• Adhikari, Tara Ballav, et al. (författare)
  • Prevalence of Chronic Obstructive Pulmonary Disease and its Associated Factors in Nepal : Findings from a Community-based Household Survey
  • 2020
  • Ingår i: The International Journal of Chronic Obstructive Pulmonary Disease. - : Informa UK Limited. - 1176-9106 .- 1178-2005. ; 15, s. 2319-2331
  • Tidskriftsartikel (refereegranskat)abstract
    • Background: Despite chronic obstructive pulmonary disease (COPD) being the commonest non-communicable disease in Nepal, there is limited research evidence estimating the spirometry-based burden of COPD. This study aims to estimate the prevalence of COPD and its correlates through a community-based survey in Pokhara Metropolitan City, a semiurban area of Western Nepal. Methods: A cross-sectional household survey was conducted among 1459 adults >= 40 years. COPD was defined according to the Global Initiative for Chronic Obstructive Lung Disease (GOLD) criteria as a post-bronchodilator ratio of forced expiratory volume in 1st second (FEV1) to forced vital capacity (FVC) <0.70 with the presence of symptoms. COPD was also defined by the lower limit of normal (LLN) threshold - FEV1/FVC < LLN cut-off values with the presence of symptoms. Study participants were interviewed about sociodemographic and behavioural characteristics and respiratory symptoms. Descriptive statistics and logistic regression analysis were applied. Results: Spirometry reports were acceptable in 1438 participants. The mean age of the participants was 55 (+/- 10) years, and, 54% were female. The prevalence of GOLD-defined COPD was 8.5% (95% CI: 7.1-10.0) and based on the LLN threshold of 5.4% (95% CI: 4.2-6.6). The multivariate logistic regression showed that increasing age, low body mass index, illiterate, current or former smoker, and biomass fuel smoke increased the odds of COPD in both the definitions. Conclusion: COPD is highly prevalent at community level and often underdiagnosed. Strategies aiming at early diagnosis and treatment of COPD, especially for the elderly, illiterate, and reducing exposure to smoking and biomass fuel smoke and childhood lung infection could be effective.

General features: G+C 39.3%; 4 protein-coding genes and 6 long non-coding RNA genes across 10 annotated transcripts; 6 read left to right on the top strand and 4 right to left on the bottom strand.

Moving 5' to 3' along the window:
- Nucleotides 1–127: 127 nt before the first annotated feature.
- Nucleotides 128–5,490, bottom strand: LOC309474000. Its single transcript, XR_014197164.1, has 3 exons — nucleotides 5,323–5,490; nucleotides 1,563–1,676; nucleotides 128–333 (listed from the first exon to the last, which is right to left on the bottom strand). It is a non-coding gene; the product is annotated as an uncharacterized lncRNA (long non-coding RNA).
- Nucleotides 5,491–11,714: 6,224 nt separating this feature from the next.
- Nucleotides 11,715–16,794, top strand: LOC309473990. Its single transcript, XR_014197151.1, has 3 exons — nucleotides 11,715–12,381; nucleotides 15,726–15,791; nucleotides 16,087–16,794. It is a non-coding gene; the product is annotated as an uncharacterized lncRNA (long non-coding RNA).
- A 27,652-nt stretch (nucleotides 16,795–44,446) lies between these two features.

• Annesi-Maesano, Isabella, et al. (författare)
  • Geriatric study in Europe on health effects of air quality in nursing homes (GERIE study) profile : objectives, study protocol and descriptive data.
  • 2013
  • Ingår i: Multidisciplinary Respiratory Medicine. - : PAGEPress Publications. - 1828-695X .- 2049-6958. ; 8:1, s. 71-
  • Tidskriftsartikel (refereegranskat)abstract